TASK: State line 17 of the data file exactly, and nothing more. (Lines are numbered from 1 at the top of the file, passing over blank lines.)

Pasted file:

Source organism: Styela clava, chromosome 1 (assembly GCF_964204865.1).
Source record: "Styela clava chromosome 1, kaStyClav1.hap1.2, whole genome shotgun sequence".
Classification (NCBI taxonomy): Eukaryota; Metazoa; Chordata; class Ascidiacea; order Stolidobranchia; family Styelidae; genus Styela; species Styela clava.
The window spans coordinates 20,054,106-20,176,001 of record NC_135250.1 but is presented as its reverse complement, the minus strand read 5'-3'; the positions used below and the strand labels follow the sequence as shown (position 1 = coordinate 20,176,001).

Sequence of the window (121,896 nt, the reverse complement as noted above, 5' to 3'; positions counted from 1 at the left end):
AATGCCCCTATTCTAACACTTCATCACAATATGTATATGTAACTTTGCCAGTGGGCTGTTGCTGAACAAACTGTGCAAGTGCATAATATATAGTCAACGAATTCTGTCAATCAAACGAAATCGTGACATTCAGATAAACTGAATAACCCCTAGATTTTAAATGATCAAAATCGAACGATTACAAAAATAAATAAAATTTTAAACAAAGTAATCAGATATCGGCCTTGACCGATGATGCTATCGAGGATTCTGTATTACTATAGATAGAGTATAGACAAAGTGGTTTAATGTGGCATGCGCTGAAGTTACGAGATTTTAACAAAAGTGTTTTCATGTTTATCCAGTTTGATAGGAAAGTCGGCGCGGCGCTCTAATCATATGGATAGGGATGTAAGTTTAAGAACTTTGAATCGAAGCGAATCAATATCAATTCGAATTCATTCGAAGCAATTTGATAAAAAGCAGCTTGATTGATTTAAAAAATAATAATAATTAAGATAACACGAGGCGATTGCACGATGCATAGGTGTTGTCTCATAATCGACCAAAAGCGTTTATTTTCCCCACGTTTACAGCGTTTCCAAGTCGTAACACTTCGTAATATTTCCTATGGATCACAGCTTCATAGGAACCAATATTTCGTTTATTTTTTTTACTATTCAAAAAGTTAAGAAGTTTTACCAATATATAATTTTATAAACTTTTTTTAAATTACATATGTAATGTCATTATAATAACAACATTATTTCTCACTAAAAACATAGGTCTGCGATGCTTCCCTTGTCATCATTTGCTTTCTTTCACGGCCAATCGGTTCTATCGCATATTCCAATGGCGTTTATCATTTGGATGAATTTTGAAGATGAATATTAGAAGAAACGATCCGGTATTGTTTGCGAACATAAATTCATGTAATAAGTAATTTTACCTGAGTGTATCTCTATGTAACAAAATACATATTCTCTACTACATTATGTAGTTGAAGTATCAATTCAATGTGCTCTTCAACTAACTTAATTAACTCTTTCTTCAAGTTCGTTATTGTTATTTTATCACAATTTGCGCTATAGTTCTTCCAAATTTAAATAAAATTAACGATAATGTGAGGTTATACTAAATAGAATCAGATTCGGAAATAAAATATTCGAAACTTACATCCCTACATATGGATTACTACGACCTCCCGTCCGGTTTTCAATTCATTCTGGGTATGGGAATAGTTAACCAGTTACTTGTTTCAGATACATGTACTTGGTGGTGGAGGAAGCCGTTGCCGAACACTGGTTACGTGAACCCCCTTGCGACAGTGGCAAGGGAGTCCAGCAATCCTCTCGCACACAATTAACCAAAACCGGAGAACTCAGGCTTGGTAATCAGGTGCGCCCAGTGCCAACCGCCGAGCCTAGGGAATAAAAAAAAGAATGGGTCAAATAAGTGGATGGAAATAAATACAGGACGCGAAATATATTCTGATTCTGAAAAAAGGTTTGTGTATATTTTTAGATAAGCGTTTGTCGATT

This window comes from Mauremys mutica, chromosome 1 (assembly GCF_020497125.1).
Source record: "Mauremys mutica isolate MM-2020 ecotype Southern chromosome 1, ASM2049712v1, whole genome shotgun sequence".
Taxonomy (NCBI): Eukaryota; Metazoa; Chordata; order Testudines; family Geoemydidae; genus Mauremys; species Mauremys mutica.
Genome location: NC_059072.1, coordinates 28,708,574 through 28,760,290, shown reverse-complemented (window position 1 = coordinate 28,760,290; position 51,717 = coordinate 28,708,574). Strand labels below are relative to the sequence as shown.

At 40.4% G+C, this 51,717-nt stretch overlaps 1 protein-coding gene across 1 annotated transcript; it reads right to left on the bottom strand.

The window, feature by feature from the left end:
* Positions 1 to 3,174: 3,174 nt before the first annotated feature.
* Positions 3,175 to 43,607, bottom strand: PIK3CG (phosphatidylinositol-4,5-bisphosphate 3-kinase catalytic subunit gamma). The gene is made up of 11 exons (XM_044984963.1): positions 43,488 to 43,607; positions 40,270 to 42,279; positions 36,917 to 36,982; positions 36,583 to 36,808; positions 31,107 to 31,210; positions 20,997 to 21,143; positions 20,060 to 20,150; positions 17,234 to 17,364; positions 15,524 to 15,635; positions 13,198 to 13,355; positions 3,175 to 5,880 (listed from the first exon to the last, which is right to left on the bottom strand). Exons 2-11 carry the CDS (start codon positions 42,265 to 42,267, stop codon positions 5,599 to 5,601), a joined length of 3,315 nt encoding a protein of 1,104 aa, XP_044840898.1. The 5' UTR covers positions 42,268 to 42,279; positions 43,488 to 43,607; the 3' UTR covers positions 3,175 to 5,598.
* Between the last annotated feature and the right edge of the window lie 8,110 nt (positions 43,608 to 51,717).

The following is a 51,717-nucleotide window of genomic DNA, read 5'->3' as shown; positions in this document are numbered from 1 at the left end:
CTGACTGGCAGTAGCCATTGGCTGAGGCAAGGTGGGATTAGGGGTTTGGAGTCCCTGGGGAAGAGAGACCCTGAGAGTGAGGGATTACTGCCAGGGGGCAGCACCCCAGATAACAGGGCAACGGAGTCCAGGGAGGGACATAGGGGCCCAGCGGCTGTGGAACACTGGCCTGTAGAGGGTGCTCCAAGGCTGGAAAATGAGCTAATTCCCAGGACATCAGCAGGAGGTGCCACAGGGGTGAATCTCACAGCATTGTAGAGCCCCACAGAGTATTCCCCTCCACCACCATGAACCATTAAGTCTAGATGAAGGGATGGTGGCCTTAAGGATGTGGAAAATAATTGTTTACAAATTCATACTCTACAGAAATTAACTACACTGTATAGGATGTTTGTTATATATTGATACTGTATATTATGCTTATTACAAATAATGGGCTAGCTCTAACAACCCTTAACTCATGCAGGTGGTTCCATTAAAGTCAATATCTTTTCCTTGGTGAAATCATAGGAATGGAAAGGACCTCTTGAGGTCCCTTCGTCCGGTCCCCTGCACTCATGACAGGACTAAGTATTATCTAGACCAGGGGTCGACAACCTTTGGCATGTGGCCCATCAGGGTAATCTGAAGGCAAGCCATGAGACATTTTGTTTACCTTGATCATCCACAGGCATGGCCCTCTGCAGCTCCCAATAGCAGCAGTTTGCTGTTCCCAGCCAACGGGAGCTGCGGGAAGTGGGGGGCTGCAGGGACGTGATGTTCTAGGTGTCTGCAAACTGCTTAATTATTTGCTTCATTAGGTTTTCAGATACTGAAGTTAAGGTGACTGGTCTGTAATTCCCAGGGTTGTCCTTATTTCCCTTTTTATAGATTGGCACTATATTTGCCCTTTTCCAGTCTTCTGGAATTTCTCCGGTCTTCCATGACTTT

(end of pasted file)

CTGACTGGCAGTAGCCATTGGCTGAGGCAAGGTGGGATTAGGGGTTTGGAGTCCCTGGGGAAGAGAGACCCTGAGAGTGAGGGATTACTGCCAGGGGGCAGCACCCCAGATAACAGGGCAACGGAGTCCAGGGAGGGACATAGGGGCCCAGCGGCTGTGGAACACTGGCCTGTAGAGGGTGCTCCAAGGCTGGAAAATGAGCTAATTCCCAGGACATCAGCAGGAGGTGCCACAGGGGTGAATCTCACAGCATTGTAGAGCCCCACAGAGTATTCCCCTCCACCACCATGAACCATTAAGTCTAGATGAAGGGATGGTGGCCTTAAGGATGTGGAAAATAATTGTTTACAAATTCATACTCTACAGAAATTAACTACACTGTATAGGATGTTTGTTATATATTGATACTGTATATTATGCTTATTACAAATAATGGGCTAGCTCTAACAACCCTTAACTCATGCAGGTGGTTCCATTAAAGTCAATATCTTTTCCTTGGTGAAATCATAGGAATGGAAAGGACCTCTTGAGGTCCCTTCGTCCGGTCCCCTGCACTCATGACAGGACTAAGTATTATCTAGACCAGGGGTCGACAACCTTTGGCATGTGGCCCATCAGGGTAATCTGAAGGCAAGCCATGAGACATTTTGTTTACCTTGATCATCCACAGGCATGGCCCTCTGCAGCTCCCAATAGCAGCAGTTTGCTGTTCCCAGCCAACGGGAGCTGCGGGAAGTGGGGGGCTGCAGGGACGTGATGTTCTAGGTGTCTGCAAACTGCTTAATTATTTGCTTCATTAGGTTTTCAGATACTGAAGTTAAGGTGACTGGTCTGTAATTCCCAGGGTTGTCCTTATTTCCCTTTTTATAGATTGGCACTATATTTGCCCTTTTCCAGTCTTCTGGAATTTCTCCGGTCTTCCATGACTTT